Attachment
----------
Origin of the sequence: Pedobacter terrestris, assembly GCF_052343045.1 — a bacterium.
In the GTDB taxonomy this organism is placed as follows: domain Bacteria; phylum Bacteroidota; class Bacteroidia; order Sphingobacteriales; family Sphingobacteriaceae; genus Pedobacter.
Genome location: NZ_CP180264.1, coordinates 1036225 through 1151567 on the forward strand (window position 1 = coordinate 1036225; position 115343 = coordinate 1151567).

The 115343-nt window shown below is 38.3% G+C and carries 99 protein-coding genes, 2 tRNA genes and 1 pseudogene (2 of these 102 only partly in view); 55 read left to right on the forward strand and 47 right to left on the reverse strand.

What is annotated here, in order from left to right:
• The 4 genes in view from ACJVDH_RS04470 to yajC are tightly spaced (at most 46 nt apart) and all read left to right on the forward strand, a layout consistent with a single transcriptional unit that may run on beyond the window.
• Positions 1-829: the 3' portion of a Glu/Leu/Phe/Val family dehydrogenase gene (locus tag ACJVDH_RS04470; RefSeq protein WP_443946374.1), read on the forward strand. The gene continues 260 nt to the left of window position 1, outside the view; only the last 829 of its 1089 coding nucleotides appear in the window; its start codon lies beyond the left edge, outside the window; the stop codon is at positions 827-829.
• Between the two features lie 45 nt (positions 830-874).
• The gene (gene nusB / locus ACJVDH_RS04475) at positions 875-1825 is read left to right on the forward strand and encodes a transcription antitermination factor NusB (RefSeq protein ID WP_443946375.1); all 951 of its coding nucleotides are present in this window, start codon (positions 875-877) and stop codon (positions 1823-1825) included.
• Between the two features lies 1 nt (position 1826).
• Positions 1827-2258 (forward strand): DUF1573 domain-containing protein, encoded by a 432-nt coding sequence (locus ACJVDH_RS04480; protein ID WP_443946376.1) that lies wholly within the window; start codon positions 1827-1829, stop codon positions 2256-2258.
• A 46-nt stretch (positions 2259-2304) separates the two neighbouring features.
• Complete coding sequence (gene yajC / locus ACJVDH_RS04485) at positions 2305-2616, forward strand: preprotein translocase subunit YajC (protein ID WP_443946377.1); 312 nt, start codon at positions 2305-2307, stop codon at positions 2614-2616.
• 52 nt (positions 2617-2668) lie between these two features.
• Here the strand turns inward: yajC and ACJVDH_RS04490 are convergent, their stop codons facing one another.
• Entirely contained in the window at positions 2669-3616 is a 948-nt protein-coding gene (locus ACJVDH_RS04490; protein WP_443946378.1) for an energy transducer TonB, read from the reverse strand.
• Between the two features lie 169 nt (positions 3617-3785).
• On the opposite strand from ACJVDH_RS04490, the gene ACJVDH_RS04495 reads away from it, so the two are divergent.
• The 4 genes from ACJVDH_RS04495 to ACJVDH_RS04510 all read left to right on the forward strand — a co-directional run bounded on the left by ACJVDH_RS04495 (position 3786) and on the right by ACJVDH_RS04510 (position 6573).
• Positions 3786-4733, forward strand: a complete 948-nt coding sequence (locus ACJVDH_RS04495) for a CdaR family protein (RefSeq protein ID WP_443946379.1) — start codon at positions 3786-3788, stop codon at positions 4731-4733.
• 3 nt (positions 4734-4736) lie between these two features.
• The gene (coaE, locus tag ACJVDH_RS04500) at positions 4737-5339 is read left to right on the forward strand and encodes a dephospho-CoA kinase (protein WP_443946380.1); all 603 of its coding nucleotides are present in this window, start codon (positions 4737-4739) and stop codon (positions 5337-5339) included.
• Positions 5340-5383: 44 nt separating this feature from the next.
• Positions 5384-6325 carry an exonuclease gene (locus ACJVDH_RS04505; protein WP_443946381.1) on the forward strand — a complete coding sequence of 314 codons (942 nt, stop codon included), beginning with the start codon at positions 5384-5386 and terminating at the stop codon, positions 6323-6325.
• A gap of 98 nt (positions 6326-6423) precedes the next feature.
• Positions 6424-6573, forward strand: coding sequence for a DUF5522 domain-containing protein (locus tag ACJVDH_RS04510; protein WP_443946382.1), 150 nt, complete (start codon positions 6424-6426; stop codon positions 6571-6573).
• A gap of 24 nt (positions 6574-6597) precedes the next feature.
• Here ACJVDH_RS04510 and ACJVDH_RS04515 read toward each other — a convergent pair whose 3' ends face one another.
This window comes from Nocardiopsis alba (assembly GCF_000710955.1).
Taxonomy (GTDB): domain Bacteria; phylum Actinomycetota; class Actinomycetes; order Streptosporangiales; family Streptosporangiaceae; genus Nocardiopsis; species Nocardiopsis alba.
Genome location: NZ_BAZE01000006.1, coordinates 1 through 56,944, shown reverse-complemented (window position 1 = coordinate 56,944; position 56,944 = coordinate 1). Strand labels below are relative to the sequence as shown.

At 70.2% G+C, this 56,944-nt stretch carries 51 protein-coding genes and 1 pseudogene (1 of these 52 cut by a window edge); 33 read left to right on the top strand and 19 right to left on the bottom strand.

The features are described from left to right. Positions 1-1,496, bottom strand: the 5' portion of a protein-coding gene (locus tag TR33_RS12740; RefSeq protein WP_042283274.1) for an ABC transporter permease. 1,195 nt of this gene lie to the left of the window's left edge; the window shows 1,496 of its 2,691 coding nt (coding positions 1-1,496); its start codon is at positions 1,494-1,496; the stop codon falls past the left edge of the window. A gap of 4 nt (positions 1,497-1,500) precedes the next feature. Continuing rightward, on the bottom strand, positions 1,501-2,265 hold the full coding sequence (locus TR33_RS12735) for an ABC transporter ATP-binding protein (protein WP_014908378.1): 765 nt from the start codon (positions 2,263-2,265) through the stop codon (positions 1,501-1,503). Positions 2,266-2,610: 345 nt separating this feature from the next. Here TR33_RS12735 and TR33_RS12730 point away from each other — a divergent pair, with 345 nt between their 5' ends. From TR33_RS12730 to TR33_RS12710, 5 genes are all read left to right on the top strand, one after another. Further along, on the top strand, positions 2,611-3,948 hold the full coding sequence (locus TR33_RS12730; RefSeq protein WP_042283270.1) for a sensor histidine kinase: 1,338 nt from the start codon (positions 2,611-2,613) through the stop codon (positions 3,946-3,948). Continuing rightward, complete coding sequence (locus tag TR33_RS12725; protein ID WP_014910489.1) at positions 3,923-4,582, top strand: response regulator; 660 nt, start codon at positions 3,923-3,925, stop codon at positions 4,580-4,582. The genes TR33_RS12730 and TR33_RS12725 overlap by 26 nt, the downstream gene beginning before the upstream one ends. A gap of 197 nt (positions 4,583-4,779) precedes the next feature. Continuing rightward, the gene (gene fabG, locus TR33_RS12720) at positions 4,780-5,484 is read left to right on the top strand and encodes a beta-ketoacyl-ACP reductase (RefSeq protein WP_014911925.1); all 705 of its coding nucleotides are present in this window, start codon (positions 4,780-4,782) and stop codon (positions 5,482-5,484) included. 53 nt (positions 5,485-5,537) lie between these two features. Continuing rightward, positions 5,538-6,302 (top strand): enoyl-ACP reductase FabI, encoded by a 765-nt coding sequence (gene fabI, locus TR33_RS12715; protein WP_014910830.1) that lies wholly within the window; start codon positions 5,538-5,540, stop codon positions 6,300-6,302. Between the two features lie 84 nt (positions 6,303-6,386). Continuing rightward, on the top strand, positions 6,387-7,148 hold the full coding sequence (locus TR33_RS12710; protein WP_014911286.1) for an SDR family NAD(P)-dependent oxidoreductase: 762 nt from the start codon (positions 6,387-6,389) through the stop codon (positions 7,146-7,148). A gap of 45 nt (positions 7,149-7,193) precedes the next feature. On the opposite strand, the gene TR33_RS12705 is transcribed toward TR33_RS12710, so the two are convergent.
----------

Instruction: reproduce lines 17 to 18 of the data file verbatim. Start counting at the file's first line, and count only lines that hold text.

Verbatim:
• Between the two features lie 169 nt (positions 3617-3785).
• On the opposite strand from ACJVDH_RS04490, the gene ACJVDH_RS04495 reads away from it, so the two are divergent.